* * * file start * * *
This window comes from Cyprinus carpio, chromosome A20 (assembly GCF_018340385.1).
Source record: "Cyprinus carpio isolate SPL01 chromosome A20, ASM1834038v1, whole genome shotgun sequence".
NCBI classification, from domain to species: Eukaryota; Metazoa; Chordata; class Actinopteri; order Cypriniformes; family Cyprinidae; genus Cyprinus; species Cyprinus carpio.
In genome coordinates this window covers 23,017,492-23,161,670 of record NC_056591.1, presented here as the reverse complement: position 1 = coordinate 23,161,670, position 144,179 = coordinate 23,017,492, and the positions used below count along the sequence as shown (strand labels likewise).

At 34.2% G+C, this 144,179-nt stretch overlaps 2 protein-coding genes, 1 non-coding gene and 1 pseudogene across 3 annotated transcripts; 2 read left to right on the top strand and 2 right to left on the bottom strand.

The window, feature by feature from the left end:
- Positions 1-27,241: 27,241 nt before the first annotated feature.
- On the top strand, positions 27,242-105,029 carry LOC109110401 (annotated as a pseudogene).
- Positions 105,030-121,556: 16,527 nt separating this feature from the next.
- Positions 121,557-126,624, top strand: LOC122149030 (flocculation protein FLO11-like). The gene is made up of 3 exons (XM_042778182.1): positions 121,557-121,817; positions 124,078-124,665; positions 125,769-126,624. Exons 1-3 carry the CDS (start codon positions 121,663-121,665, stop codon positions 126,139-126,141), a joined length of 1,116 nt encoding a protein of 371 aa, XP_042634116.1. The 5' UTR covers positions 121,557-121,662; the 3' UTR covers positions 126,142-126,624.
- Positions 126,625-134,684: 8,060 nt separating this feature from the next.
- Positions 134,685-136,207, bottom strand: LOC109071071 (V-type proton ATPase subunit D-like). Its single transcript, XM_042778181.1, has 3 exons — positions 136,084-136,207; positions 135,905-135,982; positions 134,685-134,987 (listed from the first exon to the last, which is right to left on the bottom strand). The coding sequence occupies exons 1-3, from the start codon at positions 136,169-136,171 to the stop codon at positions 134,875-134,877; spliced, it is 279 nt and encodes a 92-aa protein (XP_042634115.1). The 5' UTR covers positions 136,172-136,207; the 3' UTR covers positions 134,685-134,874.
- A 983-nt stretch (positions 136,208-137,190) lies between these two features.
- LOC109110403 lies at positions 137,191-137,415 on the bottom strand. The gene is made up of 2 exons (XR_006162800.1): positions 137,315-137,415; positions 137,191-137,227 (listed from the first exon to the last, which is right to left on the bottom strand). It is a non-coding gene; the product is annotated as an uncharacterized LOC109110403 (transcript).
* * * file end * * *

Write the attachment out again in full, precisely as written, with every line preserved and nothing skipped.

This window comes from Cyprinus carpio, chromosome A20 (assembly GCF_018340385.1).
Source record: "Cyprinus carpio isolate SPL01 chromosome A20, ASM1834038v1, whole genome shotgun sequence".
NCBI classification, from domain to species: Eukaryota; Metazoa; Chordata; class Actinopteri; order Cypriniformes; family Cyprinidae; genus Cyprinus; species Cyprinus carpio.
In genome coordinates this window covers 23,017,492-23,161,670 of record NC_056591.1, presented here as the reverse complement: position 1 = coordinate 23,161,670, position 144,179 = coordinate 23,017,492, and the positions used below count along the sequence as shown (strand labels likewise).

At 34.2% G+C, this 144,179-nt stretch overlaps 2 protein-coding genes, 1 non-coding gene and 1 pseudogene across 3 annotated transcripts; 2 read left to right on the top strand and 2 right to left on the bottom strand.

The window, feature by feature from the left end:
- Positions 1-27,241: 27,241 nt before the first annotated feature.
- On the top strand, positions 27,242-105,029 carry LOC109110401 (annotated as a pseudogene).
- Positions 105,030-121,556: 16,527 nt separating this feature from the next.
- Positions 121,557-126,624, top strand: LOC122149030 (flocculation protein FLO11-like). The gene is made up of 3 exons (XM_042778182.1): positions 121,557-121,817; positions 124,078-124,665; positions 125,769-126,624. Exons 1-3 carry the CDS (start codon positions 121,663-121,665, stop codon positions 126,139-126,141), a joined length of 1,116 nt encoding a protein of 371 aa, XP_042634116.1. The 5' UTR covers positions 121,557-121,662; the 3' UTR covers positions 126,142-126,624.
- Positions 126,625-134,684: 8,060 nt separating this feature from the next.
- Positions 134,685-136,207, bottom strand: LOC109071071 (V-type proton ATPase subunit D-like). Its single transcript, XM_042778181.1, has 3 exons — positions 136,084-136,207; positions 135,905-135,982; positions 134,685-134,987 (listed from the first exon to the last, which is right to left on the bottom strand). The coding sequence occupies exons 1-3, from the start codon at positions 136,169-136,171 to the stop codon at positions 134,875-134,877; spliced, it is 279 nt and encodes a 92-aa protein (XP_042634115.1). The 5' UTR covers positions 136,172-136,207; the 3' UTR covers positions 134,685-134,874.
- A 983-nt stretch (positions 136,208-137,190) lies between these two features.
- LOC109110403 lies at positions 137,191-137,415 on the bottom strand. The gene is made up of 2 exons (XR_006162800.1): positions 137,315-137,415; positions 137,191-137,227 (listed from the first exon to the last, which is right to left on the bottom strand). It is a non-coding gene; the product is annotated as an uncharacterized LOC109110403 (transcript).